d)Would the rule of capture be a serious problem if the oil field were only shared by one or two individuals?
The rule of capture states that natural resources such as gas and oil become property of the owner of the land in which the resource has been discovered. If an oil field is shared by only one or two individuals, the rule of capture will not be a serious problem as different conflicts would be easily handled.
e)Would the rule of capture be a serious problem if the oil field were shared by many property owners?
Sharing oil fields by many property owners means several conflicts. Each owner will come claiming sole ownership or more shares in the property than the others (Stern, 143). This might lead to a serious problem with the rule of capture.
f) “Regulatory” solution if an oil field is shared by many property owners
The solution that would work best is pooling and unitization. Unitization creates a private interest that is consolidated with the public interest. This is in line with efficient use of resources to make sure that the pursuit of private profit in extraction of petroleum is conserved.
g)Problems of pooling and utilization
Pooling and unitization are associated with a number of shortcomings. One is that it comes with operation problems that include excessive possession of natural resources by unit operations, changes in unit boundaries, and being liable for injuries that might occur by unit of unit operations. This regulation also has some fiduciary problems such as fiduciary relationships of different participants in unitization or pooling agreements and different operating interests such as trust res. Finally, the regulation may sometimes face some operation problems during its life (Krishnamurthy, 37).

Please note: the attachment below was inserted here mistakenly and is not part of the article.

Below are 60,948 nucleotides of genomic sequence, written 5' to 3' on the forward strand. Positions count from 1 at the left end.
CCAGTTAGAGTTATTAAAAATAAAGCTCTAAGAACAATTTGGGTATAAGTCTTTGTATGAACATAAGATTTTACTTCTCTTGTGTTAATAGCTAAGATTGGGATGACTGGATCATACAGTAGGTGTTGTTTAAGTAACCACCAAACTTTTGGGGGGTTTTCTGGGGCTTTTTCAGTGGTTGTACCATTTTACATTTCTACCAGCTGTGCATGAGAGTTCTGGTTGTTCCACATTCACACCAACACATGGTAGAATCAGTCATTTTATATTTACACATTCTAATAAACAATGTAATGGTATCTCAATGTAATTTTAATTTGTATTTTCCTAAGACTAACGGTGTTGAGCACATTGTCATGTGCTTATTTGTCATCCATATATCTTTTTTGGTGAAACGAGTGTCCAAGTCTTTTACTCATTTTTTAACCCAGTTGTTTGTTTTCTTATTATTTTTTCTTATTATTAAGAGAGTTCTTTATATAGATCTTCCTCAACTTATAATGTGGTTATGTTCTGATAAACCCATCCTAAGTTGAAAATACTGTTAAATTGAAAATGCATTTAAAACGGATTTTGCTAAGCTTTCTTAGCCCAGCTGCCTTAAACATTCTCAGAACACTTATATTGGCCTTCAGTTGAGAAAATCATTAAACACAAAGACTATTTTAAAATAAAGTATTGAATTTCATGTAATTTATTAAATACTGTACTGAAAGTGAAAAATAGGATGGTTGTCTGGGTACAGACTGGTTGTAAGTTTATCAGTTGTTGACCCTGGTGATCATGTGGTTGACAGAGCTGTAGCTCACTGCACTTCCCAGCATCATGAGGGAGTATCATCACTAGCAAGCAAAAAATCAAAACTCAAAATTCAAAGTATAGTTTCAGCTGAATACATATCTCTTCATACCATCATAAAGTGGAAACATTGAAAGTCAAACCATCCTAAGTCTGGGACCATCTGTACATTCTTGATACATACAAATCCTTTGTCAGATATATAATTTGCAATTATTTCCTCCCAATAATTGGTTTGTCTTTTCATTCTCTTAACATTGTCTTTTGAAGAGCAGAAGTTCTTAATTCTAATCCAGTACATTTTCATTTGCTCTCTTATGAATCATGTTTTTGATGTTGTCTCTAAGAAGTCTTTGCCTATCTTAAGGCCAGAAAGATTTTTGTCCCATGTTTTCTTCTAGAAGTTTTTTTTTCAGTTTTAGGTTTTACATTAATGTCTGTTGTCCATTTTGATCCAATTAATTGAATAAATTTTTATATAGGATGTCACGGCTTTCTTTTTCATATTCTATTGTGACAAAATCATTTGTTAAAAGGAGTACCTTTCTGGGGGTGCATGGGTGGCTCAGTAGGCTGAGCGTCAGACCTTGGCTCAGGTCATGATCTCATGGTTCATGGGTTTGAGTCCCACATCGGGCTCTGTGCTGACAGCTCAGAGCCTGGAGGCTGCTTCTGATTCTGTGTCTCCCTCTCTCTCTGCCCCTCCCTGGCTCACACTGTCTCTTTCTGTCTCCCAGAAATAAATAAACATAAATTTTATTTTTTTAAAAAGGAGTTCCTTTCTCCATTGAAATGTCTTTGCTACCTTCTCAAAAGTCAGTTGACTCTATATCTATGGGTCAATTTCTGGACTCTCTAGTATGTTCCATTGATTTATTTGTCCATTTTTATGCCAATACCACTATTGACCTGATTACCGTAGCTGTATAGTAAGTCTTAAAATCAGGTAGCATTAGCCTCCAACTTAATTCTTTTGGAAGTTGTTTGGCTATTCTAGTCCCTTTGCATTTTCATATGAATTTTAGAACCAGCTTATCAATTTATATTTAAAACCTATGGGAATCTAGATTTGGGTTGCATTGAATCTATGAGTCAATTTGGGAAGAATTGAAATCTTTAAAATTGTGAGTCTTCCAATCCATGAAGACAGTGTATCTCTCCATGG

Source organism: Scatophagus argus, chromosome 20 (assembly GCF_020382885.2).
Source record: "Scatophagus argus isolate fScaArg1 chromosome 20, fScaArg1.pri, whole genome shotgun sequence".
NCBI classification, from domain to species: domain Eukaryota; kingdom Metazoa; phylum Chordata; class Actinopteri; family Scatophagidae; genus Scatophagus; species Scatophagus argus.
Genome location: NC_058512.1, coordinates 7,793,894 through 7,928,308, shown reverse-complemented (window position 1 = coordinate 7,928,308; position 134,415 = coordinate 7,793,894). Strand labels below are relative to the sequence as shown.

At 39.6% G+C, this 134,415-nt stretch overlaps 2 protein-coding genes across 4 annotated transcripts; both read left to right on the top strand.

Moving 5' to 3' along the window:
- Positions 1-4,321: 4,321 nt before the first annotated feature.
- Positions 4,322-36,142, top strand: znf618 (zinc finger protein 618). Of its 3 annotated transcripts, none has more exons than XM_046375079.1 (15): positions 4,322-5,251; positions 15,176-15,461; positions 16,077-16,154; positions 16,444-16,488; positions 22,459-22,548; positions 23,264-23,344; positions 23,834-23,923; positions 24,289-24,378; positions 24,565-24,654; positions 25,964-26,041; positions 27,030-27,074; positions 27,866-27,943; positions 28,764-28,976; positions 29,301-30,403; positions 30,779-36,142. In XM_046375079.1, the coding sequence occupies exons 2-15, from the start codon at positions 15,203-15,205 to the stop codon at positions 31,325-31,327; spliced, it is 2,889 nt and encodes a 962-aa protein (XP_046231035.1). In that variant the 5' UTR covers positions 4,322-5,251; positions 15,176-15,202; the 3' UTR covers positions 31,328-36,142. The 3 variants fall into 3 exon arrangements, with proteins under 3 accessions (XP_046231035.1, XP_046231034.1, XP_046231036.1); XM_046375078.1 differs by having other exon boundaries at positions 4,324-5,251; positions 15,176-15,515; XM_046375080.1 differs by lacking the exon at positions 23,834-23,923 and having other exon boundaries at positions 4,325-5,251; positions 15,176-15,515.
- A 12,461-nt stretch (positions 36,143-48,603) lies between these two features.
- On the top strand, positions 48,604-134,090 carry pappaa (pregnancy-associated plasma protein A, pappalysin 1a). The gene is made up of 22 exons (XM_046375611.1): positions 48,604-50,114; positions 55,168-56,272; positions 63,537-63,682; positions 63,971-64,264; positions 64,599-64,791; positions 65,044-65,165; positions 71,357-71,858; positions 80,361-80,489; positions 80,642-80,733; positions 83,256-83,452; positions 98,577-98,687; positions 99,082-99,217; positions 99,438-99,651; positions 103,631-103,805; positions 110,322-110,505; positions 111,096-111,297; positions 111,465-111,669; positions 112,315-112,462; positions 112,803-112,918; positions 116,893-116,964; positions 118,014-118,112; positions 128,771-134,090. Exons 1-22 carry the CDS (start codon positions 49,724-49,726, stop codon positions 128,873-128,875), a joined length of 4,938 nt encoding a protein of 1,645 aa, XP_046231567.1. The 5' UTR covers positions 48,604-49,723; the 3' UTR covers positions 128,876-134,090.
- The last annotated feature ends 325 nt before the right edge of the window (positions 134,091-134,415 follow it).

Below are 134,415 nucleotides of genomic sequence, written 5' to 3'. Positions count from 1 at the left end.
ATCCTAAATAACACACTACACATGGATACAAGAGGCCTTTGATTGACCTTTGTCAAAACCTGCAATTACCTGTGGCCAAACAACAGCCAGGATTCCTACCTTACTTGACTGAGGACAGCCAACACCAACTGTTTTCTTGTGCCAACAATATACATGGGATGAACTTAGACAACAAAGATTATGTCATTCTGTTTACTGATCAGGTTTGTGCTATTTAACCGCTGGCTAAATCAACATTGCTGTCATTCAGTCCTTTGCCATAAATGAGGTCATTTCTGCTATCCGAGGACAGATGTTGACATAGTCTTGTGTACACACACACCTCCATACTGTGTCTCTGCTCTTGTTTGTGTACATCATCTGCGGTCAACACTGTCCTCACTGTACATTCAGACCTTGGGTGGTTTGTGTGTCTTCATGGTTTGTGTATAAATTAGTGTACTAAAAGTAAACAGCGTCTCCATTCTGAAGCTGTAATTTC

Question 3
a)A number of people have suggested that the US should transition to an economy that is more focused on natural gas. Discuss the environmental advantages of natural gas compared other hydrocarbons.
The first benefit of natural gas to other fuels is that it is less harmful than oil or coal. When compared to coal or petroleum, natural gas has less damage to the environment than the two. Natural gas is made up of methane that results to less carbon emission to the atmosphere. In actual sense, carbon dioxide emission is 45% less than most conventional fuels and 30% less than the emission from oil.
The gas has easy transportation and storage. It is easier to store and preserve than other fuels. The gas can be transported and stored in pipes, tankers, cylinders and small storage units.